(TippingTheScales) — Between its accelerated JD program and its insistence on interviewing every single one of its applicants, Northwestern University School of Law is known for doing things differently. Nevertheless, Dean Daniel B. Rodriguez wants to make it absolutely clear that innovating isn’t a matter of survival for the school, which, at No. 12 in the U.S. News ranking, has long been a member of the hallowed Top 14.
“We don’t have to do anything differently,” he asserts. “We’re greatly, greatly blessed by having an extraordinarily strong reputation, and have had that reputation for a century-and-a-half and counting, so I just want to quibble with the description of having to do things differently.” Point taken.
Rodriguez officially started as dean of Northwestern Law in January 2012. This isn’t his first time leading a law school; he’s been dean at the warmer (if less prestigious) University of San Diego School of Law. He’s also the current president of the Association of American Law Schools.
That’s a lot of responsibility, but Rodriguez shows few—if any—signs of burnout. In our conversation, Rodriguez discussed his role at Northwestern and the future of law schools in general. His view? Never let a good crisis go to waste.
There’s been a national decline in law school applicants. How has the decline affected Northwestern in particular?
We did see a slight decline in applications to Northwestern last year, but our decline’s been a lot lower than the national average. You never know what the future brings, but like many law schools in our cohort, the decline hasn’t been as steep; in some cases, schools have even seen a slight uptick. This current year—and we’re obviously still admitting our class for next year—applications are roughly flat, which is not a bad place to be right now.
Do you think the decline in applicants has leveled off, or do you think it’s going to keep going?
Boy, if I had a crystal ball on that, I’d be a real genius. Last year, there was such a substantial national decline, and a lot of law school deans said, “It’s got to be the bottom of the market, right?” People assume there has to be an uptick, because there’ll be a recovery and students will see an opportunity to get into better schools. But then a year goes by and there’s an additional decline. I will say this: The preliminary data I’ve seen on the students who have taken the LSAT this year suggests that we’re not seeing a big recovery—let’s put it that way.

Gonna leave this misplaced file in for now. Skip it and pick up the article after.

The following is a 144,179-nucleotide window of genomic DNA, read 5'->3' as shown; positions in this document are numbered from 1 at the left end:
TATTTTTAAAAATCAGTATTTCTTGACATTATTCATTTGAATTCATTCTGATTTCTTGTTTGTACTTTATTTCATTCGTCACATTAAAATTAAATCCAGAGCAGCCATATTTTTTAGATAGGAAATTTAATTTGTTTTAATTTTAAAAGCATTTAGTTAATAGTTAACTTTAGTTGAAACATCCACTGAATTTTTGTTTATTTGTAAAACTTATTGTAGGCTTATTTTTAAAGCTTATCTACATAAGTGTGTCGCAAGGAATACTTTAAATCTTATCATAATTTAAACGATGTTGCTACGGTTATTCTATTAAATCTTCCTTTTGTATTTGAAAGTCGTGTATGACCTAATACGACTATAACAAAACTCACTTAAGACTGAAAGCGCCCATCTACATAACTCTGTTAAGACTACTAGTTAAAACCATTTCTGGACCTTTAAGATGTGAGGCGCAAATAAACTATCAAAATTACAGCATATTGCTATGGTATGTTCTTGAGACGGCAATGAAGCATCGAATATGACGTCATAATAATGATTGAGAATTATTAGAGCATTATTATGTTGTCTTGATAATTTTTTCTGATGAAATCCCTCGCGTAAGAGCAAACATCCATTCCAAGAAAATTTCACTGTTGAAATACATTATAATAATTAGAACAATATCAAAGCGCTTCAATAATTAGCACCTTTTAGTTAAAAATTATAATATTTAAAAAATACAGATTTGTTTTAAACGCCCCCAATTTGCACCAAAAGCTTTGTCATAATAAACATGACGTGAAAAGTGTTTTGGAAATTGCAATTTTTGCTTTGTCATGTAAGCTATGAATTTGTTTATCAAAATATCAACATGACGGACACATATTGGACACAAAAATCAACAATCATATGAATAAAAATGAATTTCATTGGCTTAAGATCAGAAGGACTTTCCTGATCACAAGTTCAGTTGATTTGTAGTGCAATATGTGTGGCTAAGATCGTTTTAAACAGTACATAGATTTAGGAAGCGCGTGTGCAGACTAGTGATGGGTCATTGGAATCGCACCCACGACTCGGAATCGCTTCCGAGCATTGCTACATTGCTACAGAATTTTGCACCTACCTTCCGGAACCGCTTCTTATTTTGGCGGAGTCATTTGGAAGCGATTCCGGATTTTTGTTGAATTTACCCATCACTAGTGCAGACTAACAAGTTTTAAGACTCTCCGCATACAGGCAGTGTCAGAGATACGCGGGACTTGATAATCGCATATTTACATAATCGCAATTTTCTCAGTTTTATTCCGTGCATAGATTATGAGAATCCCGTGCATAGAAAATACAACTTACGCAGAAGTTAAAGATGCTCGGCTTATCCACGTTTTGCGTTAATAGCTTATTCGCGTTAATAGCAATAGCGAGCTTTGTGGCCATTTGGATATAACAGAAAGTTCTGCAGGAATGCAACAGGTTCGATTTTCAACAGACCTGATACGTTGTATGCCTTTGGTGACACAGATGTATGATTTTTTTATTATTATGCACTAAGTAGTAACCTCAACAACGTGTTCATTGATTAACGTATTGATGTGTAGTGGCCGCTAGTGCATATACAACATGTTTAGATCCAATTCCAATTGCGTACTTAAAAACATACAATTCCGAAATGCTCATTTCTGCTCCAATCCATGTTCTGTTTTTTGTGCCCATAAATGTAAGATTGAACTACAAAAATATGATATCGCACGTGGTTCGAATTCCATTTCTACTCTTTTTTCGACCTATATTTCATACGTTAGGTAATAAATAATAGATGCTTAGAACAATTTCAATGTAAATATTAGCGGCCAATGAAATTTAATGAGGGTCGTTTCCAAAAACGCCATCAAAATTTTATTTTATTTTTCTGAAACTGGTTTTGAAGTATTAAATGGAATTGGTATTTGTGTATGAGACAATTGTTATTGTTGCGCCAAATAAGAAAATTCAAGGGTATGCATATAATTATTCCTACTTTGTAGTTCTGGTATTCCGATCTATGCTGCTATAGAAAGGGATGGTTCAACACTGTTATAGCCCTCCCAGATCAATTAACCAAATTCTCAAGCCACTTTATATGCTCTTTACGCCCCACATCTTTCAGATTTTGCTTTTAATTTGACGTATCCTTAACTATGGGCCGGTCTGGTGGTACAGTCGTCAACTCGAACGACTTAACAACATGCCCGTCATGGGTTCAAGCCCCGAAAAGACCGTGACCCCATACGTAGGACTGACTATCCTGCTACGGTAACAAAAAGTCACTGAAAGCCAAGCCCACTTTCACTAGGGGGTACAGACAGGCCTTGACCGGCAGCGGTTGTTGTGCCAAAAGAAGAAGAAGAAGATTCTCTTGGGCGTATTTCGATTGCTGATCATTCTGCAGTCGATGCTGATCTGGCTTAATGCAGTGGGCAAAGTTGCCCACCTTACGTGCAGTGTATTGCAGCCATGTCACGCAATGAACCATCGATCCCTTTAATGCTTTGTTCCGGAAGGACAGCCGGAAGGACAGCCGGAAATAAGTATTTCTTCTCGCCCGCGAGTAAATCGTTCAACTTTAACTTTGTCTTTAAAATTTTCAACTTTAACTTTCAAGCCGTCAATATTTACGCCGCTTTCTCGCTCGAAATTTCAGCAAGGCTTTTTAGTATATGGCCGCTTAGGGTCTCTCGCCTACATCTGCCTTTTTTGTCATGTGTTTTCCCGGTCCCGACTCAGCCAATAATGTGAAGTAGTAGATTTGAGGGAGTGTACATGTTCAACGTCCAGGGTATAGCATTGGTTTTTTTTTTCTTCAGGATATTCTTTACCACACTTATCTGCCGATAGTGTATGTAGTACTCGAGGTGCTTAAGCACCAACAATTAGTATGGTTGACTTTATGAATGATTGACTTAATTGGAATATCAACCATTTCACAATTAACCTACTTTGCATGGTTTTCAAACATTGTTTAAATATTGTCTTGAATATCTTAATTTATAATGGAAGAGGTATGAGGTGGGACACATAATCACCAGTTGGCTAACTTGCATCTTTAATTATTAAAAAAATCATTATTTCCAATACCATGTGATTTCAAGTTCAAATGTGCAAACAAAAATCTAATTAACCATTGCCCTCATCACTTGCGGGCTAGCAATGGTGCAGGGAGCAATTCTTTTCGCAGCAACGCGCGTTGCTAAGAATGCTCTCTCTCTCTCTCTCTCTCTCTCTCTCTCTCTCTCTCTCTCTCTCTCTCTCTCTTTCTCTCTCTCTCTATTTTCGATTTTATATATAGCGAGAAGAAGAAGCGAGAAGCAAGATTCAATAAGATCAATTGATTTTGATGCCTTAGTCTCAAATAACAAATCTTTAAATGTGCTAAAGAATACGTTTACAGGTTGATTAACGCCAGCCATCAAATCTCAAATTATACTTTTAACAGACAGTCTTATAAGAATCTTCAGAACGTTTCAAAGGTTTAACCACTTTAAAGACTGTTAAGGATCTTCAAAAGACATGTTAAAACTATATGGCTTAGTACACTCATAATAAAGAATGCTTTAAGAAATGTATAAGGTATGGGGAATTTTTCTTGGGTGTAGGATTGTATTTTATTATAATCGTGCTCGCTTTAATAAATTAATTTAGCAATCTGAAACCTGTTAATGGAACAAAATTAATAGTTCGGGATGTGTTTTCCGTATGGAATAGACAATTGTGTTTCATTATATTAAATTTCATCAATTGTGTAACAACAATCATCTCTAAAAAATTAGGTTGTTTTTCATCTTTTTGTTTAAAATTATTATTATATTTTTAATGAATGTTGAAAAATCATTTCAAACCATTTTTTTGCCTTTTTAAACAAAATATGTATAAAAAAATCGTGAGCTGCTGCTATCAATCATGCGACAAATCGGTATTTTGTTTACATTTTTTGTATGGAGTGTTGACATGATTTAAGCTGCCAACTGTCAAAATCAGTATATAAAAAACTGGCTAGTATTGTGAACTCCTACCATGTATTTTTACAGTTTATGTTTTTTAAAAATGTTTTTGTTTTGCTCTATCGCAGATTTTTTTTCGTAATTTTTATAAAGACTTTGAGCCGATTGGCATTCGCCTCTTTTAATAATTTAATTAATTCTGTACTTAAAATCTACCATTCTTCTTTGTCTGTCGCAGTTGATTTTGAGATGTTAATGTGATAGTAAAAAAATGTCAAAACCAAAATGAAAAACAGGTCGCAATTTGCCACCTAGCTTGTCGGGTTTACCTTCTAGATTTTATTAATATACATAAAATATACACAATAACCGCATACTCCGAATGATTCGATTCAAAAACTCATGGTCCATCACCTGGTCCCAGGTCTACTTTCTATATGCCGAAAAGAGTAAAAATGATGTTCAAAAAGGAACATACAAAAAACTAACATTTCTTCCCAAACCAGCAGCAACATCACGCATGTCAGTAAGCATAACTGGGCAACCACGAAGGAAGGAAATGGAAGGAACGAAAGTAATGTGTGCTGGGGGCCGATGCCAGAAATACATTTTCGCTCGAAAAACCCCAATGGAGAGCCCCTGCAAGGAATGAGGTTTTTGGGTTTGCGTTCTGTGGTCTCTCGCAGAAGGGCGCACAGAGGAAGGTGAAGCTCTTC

Do you think the best and the brightest students are still attracted to law school, or do you think they’re being lost to other fields?
I think there are difficulties in the legal profession, real challenges concerning the way law firms and lawyers configure careers for young graduates. That, along with a fair amount of negative publicity about law schools, has made a lot of students—let’s call them the best and the brightest—take long, hard looks at whether law school is for them….
Now, where they’re going is a fascinating question. The data I’ve seen suggests that business school applications are down—not as much as law school, but they’re down—and it’s not clear that the so-called best and brightest are moving there instead, or moving into other graduate programs, frankly. We simply don’t know where they’re going.
How do you feel about law school rankings (especially the U.S. News ranking)?
Like most deans, I believe it was a generally good idea that’s gone horribly wrong. The idea that people should be given more information about law schools isn’t bad. Even though I went to law school before U.S. News rankings existed, we had conversations about which law schools were better. The notion that there are comparisons—that’s just life. What’s gone horribly wrong, I think, are two things that are specific to the U.S. News ranking.
First, the factors that go into the rankings can be very poor proxies for quality. U.S. News makes it very difficult to compare law schools on the dimensions that are most important to lawyers and law students. The second horribly wrong aspect I see in U.S. News’ ranking—and all running rankings, but U.S. News is the most powerful—is the false sense of precision that it gives students with regard to very small differences in the rankings of law schools. The problem arises when students make choices between the 7th ranked law school and the 11th ranked law school, or the 35th and the 45th. The notion that there’s a powerful, profound difference in the academic reputation and quality of a school based on five or six ranking points is absolutely absurd. And it’s distorted choices that law schools have made.
In what way has the U.S. News ranking distorted law schools’ choices?
It’s not the only reason, but one of the reasons for the exorbitant cost of legal education has been the efforts and energies most law schools put into improving their chances of moving up in the rankings. Now, I don’t want to go so far as to say that U.S. News should be blamed for that—they haven’t held a gun to the heads of law school deans—but they’ve contributed to a toxic environment.
When and why did Northwestern decide to start interviewing all of its candidates?